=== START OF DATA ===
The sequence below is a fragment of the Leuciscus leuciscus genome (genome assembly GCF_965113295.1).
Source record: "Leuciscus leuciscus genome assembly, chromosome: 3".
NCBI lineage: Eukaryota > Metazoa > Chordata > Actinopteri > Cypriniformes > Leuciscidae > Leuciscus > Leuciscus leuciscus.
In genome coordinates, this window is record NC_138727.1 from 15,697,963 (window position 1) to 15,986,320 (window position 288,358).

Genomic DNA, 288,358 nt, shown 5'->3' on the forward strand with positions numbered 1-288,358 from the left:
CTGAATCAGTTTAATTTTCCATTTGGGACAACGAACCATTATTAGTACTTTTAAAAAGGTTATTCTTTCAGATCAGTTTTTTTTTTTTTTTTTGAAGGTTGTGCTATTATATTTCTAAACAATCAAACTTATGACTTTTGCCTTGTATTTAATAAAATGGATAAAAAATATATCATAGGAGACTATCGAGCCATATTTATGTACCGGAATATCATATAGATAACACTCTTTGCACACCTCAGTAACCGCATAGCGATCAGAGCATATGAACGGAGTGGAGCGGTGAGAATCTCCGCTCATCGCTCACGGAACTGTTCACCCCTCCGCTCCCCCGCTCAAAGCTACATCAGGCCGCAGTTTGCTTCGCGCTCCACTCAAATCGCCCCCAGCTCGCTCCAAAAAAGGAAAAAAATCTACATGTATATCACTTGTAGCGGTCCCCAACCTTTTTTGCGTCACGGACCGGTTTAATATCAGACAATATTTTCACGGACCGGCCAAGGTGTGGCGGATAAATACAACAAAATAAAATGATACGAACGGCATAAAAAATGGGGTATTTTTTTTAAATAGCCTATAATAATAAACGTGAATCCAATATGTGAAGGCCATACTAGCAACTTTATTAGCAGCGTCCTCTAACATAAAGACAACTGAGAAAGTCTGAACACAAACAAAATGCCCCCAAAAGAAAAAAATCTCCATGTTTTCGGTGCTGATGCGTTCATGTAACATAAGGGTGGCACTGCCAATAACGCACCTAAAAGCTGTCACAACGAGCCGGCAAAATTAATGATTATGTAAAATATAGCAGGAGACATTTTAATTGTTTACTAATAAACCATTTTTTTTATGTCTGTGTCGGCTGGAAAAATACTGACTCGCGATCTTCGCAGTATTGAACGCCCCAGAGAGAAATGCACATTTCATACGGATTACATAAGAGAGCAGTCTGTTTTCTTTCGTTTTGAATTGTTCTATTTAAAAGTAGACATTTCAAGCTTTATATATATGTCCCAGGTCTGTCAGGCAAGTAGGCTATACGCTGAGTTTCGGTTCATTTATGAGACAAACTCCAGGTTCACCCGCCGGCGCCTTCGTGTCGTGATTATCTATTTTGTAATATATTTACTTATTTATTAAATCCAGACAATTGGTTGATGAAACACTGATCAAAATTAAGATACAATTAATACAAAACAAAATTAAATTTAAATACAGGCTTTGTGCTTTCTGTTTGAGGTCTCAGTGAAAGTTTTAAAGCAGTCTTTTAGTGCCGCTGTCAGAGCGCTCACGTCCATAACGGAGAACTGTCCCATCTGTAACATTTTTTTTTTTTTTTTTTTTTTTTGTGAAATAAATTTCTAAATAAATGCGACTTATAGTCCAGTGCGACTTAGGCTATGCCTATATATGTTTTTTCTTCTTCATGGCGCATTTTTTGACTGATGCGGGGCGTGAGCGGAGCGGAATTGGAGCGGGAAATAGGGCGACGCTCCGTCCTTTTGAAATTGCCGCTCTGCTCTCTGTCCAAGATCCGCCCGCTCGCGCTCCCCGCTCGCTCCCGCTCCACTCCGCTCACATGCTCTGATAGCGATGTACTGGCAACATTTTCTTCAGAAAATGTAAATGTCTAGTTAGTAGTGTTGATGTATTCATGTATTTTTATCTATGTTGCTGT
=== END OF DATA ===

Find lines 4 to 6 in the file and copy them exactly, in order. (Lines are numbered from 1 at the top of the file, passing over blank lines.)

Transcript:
In genome coordinates, this window is record NC_138727.1 from 15,697,963 (window position 1) to 15,986,320 (window position 288,358).

Genomic DNA, 288,358 nt, shown 5'->3' on the forward strand with positions numbered 1-288,358 from the left:
CTGAATCAGTTTAATTTTCCATTTGGGACAACGAACCATTATTAGTACTTTTAAAAAGGTTATTCTTTCAGATCAGTTTTTTTTTTTTTTTTTGAAGGTTGTGCTATTATATTTCTAAACAATCAAACTTATGACTTTTGCCTTGTATTTAATAAAATGGATAAAAAATATATCATAGGAGACTATCGAGCCATATTTATGTACCGGAATATCATATAGATAACACTCTTTGCACACCTCAGTAACCGCATAGCGATCAGAGCATATGAACGGAGTGGAGCGGTGAGAATCTCCGCTCATCGCTCACGGAACTGTTCACCCCTCCGCTCCCCCGCTCAAAGCTACATCAGGCCGCAGTTTGCTTCGCGCTCCACTCAAATCGCCCCCAGCTCGCTCCAAAAAAGGAAAAAAATCTACATGTATATCACTTGTAGCGGTCCCCAACCTTTTTTGCGTCACGGACCGGTTTAATATCAGACAATATTTTCACGGACCGGCCAAGGTGTGGCGGATAAATACAACAAAATAAAATGATACGAACGGCATAAAAAATGGGGTATTTTTTTTAAATAGCCTATAATAATAAACGTGAATCCAATATGTGAAGGCCATACTAGCAACTTTATTAGCAGCGTCCTCTAACATAAAGACAACTGAGAAAGTCTGAACACAAACAAAATGCCCCCAAAAGAAAAAAATCTCCATGTTTTCGGTGCTGATGCGTTCATGTAACATAAGGGTGGCACTGCCAATAACGCACCTAAAAGCTGTCACAACGAGCCGGCAAAATTAATGATTATGTAAAATATAGCAGGAGACATTTTAATTGTTTACTAATAAACCATTTTTTTTATGTCTGTGTCGGCTGGAAAAATACTGACTCGCGATCTTCGCAGTATTGAACGCCCCAGAGAGAAATGCACATTTCATACGGATTACATAAGAGAGCAGTCTGTTTTCTTTCGTTTTGAATTGTTCTATTTAAAAGTAGACATTTCAAGCTTTATATATATGTCCCAGGTCTGTCAGGCAAGTAGGCTATACGCTGAGTTTCGGTTCATTTATGAGACAAACTCCAGGTTCACCCGCCGGCGCCTTCGTGTCGTGATTATCTATTTTGTAATATATTTACTTATTTATTAAATCCAGACAATTGGTTGATGAAACACTGATCAAAATTAAGATACAATTAATACAAAACAAAATTAAATTTAAATACAGGCTTTGTGCTTTCTGTTTGAGGTCTCAGTGAAAGTTTTAAAGCAGTCTTTTAGTGCCGCTGTCAGAGCGCTCACGTCCATAACGGAGAACTGTCCCATCTGTAACATTTTTTTTTTTTTTTTTTTTTTTTGTGAAATAAATTTCTAAATAAATGCGACTTATAGTCCAGTGCGACTTAGGCTATGCCTATATATGTTTTTTCTTCTTCATGGCGCATTTTTTGACTGATGCGGGGCGTGAGCGGAGCGGAATTGGAGCGGGAAATAGGGCGACGCTCCGTCCTTTTGAAATTGCCGCTCTGCTCTCTGTCCAAGATCCGCCCGCTCGCGCTCCCCGCTCGCTCCCGCTCCACTCCGCTCACATGCTCTGATAGCGATGTACTGGCAACATTTTCTTCAGAAAATGTAAATGTCTAGTTAGTAGTGTTGATGTATTCATGTATTTTTATCTATGTTGCTGT